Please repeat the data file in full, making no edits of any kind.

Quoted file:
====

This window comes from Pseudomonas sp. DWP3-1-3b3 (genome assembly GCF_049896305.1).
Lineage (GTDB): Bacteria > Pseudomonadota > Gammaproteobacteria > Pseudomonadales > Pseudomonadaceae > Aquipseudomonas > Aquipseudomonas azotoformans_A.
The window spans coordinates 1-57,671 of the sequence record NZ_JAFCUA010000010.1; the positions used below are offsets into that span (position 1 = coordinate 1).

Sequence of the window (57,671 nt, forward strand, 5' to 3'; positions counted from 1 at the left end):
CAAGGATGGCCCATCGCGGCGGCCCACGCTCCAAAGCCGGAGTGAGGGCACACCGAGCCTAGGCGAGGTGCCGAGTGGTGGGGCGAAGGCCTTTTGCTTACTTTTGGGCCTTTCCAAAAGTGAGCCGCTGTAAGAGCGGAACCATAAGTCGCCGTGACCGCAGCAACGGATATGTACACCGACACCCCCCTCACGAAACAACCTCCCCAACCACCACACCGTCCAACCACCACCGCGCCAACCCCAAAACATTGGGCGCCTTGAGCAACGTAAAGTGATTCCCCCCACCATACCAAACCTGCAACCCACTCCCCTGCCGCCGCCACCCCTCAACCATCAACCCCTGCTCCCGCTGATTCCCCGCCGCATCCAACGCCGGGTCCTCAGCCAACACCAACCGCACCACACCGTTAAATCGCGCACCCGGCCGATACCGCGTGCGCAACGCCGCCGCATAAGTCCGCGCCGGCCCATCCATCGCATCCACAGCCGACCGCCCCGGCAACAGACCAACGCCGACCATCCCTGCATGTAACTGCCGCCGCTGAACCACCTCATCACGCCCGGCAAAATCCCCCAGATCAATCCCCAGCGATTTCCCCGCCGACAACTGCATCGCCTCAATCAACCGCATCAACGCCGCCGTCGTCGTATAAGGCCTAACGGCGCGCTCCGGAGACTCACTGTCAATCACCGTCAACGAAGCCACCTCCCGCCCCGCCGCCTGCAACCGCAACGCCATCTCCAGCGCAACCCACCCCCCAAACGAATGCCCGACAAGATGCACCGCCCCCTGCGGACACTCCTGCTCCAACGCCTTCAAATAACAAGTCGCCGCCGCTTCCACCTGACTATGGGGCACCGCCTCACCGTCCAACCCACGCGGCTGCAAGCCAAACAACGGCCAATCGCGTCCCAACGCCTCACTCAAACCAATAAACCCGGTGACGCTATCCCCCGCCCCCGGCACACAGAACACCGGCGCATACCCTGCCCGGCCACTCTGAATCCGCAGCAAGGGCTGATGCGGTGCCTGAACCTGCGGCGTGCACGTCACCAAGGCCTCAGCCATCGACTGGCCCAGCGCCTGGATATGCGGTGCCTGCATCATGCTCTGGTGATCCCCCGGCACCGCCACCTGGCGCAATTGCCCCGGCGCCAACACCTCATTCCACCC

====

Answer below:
This window comes from Pseudomonas sp. DWP3-1-3b3 (genome assembly GCF_049896305.1).
Lineage (GTDB): Bacteria > Pseudomonadota > Gammaproteobacteria > Pseudomonadales > Pseudomonadaceae > Aquipseudomonas > Aquipseudomonas azotoformans_A.
The window spans coordinates 1-57,671 of the sequence record NZ_JAFCUA010000010.1; the positions used below are offsets into that span (position 1 = coordinate 1).

Sequence of the window (57,671 nt, forward strand, 5' to 3'; positions counted from 1 at the left end):
CAAGGATGGCCCATCGCGGCGGCCCACGCTCCAAAGCCGGAGTGAGGGCACACCGAGCCTAGGCGAGGTGCCGAGTGGTGGGGCGAAGGCCTTTTGCTTACTTTTGGGCCTTTCCAAAAGTGAGCCGCTGTAAGAGCGGAACCATAAGTCGCCGTGACCGCAGCAACGGATATGTACACCGACACCCCCCTCACGAAACAACCTCCCCAACCACCACACCGTCCAACCACCACCGCGCCAACCCCAAAACATTGGGCGCCTTGAGCAACGTAAAGTGATTCCCCCCACCATACCAAACCTGCAACCCACTCCCCTGCCGCCGCCACCCCTCAACCATCAACCCCTGCTCCCGCTGATTCCCCGCCGCATCCAACGCCGGGTCCTCAGCCAACACCAACCGCACCACACCGTTAAATCGCGCACCCGGCCGATACCGCGTGCGCAACGCCGCCGCATAAGTCCGCGCCGGCCCATCCATCGCATCCACAGCCGACCGCCCCGGCAACAGACCAACGCCGACCATCCCTGCATGTAACTGCCGCCGCTGAACCACCTCATCACGCCCGGCAAAATCCCCCAGATCAATCCCCAGCGATTTCCCCGCCGACAACTGCATCGCCTCAATCAACCGCATCAACGCCGCCGTCGTCGTATAAGGCCTAACGGCGCGCTCCGGAGACTCACTGTCAATCACCGTCAACGAAGCCACCTCCCGCCCCGCCGCCTGCAACCGCAACGCCATCTCCAGCGCAACCCACCCCCCAAACGAATGCCCGACAAGATGCACCGCCCCCTGCGGACACTCCTGCTCCAACGCCTTCAAATAACAAGTCGCCGCCGCTTCCACCTGACTATGGGGCACCGCCTCACCGTCCAACCCACGCGGCTGCAAGCCAAACAACGGCCAATCGCGTCCCAACGCCTCACTCAAACCAATAAACCCGGTGACGCTATCCCCCGCCCCCGGCACACAGAACACCGGCGCATACCCTGCCCGGCCACTCTGAATCCGCAGCAAGGGCTGATGCGGTGCCTGAACCTGCGGCGTGCACGTCACCAAGGCCTCAGCCATCGACTGGCCCAGCGCCTGGATATGCGGTGCCTGCATCATGCTCTGGTGATCCCCCGGCACCGCCACCTGGCGCAATTGCCCCGGCGCCAACACCTCATTCCACCC